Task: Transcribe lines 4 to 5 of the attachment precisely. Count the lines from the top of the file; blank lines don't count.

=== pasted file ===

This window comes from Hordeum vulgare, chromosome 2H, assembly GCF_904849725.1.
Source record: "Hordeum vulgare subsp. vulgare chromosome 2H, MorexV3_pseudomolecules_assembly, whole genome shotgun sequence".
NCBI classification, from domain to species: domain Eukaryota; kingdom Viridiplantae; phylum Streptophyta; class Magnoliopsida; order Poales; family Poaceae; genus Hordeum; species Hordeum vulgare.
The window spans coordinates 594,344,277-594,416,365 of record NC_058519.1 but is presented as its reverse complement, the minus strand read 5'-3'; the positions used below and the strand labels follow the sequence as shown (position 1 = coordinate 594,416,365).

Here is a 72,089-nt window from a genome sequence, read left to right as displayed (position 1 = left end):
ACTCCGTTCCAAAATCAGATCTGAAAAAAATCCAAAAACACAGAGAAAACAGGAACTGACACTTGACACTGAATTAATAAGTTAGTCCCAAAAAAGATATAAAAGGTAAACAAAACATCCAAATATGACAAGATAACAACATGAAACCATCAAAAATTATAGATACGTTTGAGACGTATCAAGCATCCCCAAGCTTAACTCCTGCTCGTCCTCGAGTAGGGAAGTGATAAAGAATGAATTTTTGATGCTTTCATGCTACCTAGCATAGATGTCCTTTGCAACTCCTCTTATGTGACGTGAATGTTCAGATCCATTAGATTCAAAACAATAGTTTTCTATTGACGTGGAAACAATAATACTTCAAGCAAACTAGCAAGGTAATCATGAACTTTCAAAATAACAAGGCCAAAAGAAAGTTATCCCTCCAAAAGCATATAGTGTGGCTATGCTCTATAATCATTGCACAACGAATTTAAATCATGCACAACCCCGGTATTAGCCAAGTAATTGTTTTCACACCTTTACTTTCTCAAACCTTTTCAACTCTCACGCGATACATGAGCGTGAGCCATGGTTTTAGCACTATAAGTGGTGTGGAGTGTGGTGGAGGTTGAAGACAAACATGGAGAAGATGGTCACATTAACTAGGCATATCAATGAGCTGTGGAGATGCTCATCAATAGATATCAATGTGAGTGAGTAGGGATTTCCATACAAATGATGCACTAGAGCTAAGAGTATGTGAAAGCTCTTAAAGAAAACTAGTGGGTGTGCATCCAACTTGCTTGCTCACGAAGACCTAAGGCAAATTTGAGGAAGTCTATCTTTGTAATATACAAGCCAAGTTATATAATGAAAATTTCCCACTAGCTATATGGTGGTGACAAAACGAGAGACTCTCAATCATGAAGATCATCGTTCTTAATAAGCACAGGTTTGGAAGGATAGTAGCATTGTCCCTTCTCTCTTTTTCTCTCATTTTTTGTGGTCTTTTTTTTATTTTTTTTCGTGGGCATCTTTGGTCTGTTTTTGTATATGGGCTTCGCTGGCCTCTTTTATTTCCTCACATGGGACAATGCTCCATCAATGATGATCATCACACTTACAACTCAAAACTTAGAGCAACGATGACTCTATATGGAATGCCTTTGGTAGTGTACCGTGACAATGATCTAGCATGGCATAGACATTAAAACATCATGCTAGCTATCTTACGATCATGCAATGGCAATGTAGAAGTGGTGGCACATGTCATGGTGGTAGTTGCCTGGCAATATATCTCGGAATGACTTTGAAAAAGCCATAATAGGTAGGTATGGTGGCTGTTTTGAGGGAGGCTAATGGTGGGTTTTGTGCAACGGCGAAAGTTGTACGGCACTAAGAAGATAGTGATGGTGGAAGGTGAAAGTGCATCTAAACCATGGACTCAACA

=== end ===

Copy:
The window spans coordinates 594,344,277-594,416,365 of record NC_058519.1 but is presented as its reverse complement, the minus strand read 5'-3'; the positions used below and the strand labels follow the sequence as shown (position 1 = coordinate 594,416,365).

Here is a 72,089-nt window from a genome sequence, read left to right as displayed (position 1 = left end):